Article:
Even if you're into your Japanese role-playing games, we wouldn't blame you if the name 'Legend of Heroes' or 'Trails of
' means nothing to you. In fact, we wouldn't even blame you if you thought we meant "Tales of", not "Trails of". After all, the Legend of Heroes series has had a fairly sparse set of releases in the West, with naught but a PSP game, Trails in the Sky, for those UK players to enjoy, and only a handful of older titles for the Americas. Troubled localisations and delays have marred the history of the series outside of Japan, and it seemed like things just weren't meant to be. But finally, the stars have managed to align in just the right way, as the latest game, The Legend of Heroes: Trails of Cold Steel has finally hit shelves in the UK - and within a year or two of it's Japanese debut, too.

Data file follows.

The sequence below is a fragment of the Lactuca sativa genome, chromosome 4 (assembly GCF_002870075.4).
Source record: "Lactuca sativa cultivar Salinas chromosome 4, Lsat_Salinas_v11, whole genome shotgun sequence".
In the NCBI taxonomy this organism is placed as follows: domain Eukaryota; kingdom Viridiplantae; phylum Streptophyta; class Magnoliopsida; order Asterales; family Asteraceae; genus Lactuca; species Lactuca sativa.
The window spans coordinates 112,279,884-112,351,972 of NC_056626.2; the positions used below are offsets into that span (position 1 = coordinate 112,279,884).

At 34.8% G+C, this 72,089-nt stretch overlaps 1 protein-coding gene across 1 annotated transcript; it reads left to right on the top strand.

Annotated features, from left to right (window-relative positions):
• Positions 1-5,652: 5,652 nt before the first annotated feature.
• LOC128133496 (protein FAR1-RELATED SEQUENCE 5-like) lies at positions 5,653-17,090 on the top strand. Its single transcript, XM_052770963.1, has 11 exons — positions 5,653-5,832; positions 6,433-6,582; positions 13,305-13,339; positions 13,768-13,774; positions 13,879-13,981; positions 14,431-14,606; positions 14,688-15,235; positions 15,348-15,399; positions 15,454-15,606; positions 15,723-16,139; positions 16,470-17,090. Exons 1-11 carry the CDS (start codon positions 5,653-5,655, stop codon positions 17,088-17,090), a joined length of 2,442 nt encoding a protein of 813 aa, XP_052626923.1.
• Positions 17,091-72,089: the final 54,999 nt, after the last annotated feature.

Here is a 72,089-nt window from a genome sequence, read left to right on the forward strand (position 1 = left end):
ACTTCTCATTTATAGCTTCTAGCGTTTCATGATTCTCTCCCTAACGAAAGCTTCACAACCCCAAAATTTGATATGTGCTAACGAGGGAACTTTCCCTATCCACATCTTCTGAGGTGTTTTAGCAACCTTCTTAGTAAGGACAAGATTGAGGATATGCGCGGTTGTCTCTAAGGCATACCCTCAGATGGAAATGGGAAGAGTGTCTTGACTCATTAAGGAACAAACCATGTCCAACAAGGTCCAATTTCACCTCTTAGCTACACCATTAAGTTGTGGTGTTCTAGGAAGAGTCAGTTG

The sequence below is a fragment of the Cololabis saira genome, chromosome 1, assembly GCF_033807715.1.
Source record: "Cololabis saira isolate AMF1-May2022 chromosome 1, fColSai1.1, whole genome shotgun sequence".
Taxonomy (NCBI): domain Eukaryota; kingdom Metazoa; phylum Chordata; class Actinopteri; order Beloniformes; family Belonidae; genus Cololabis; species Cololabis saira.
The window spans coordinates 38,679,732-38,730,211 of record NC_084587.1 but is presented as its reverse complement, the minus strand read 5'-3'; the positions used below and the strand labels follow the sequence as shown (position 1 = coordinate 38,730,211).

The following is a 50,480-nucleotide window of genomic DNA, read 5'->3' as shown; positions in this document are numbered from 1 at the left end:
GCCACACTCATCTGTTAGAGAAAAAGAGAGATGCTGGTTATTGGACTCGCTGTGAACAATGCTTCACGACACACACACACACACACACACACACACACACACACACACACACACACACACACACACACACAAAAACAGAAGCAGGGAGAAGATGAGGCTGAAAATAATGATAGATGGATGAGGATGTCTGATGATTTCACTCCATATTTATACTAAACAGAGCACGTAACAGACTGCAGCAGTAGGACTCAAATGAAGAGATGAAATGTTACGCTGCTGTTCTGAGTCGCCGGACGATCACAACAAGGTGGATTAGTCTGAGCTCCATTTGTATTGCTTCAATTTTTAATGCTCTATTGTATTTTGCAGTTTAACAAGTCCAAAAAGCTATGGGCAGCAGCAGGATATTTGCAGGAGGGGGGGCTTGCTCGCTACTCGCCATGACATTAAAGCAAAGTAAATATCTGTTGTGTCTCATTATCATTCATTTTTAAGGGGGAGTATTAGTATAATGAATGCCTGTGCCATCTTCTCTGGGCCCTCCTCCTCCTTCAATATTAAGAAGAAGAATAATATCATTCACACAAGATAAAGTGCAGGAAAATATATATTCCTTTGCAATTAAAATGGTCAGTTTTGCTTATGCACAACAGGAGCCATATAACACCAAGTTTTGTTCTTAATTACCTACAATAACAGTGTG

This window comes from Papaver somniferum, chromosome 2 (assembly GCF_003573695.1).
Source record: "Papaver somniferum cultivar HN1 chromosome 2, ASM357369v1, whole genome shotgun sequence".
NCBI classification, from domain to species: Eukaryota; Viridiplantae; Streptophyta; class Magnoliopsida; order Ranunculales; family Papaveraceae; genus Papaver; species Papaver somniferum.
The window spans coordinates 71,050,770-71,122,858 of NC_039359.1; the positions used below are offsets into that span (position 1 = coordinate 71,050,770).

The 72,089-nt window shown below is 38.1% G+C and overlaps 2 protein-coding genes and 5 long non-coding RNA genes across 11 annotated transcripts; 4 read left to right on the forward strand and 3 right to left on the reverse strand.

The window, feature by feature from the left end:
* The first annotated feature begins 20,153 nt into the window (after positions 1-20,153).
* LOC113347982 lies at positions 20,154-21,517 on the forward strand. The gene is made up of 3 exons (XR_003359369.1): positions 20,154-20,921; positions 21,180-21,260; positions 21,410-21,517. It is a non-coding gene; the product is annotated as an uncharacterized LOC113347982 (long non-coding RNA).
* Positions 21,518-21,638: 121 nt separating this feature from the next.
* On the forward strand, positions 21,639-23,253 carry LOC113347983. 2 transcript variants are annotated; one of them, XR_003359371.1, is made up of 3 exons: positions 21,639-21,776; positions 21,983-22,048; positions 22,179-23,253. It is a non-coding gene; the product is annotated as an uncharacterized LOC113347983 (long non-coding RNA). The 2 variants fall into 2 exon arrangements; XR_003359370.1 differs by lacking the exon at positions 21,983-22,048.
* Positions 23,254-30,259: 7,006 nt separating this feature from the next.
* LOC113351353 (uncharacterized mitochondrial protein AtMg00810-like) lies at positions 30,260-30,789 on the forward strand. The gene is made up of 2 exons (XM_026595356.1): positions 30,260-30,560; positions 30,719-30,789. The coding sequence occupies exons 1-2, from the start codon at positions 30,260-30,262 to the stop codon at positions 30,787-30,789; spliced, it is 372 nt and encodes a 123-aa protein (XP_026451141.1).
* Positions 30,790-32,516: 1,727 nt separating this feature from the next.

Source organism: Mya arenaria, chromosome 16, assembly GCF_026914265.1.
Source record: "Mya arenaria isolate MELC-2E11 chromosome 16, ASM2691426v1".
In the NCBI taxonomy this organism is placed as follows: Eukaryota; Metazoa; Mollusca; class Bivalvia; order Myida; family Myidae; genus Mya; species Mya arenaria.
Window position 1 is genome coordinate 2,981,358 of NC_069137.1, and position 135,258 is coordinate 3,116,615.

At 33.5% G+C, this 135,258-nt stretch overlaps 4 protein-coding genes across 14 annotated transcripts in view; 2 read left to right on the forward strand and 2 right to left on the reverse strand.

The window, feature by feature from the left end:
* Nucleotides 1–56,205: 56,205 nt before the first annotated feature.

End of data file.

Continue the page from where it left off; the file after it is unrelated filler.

By now, after a little intro, you're probably wondering what Trails of Cold Steel is all about - and, if we're honest, so were we when we first started playing the game. One of our pet hates with games is how they sometimes have a tendency to throw you head-first into the action, with little in the way of explanation - and while in the case of a Mario platformer, your average LEGO game or even Call of Duty, you can usually figure it out, your average role-playing game tends to have more complex and convoluted battle mechanics, many of which aren't that obvious from the outset. Presumably intended to kick things off with a bang, Trails of Cold Steel does precisely this, hurling you and your group of folks - and it's a pretty big group - into some kind of military facility, which seems to be under attack. Needing to reach a pair of big guns before the invaders can, you split into two groups and explore the maze-like base, fighting off any bad guys you come across along the way. Turn-based battles mean it's not quite as incomprehensible as some, but there's still an awful lot of menu options and seemingly hidden mechanics that come into play that are largely lost in translation, as the game simply doesn't tell you how to do anything. What makes allies pair up and attack? What makes them not? Why are there two different types of special moves, each with their own meter? What's the difference? Why are some pairs of characters joined by a line? What's with all these status effects? How on earth do you even heal? Too late - how do I revive?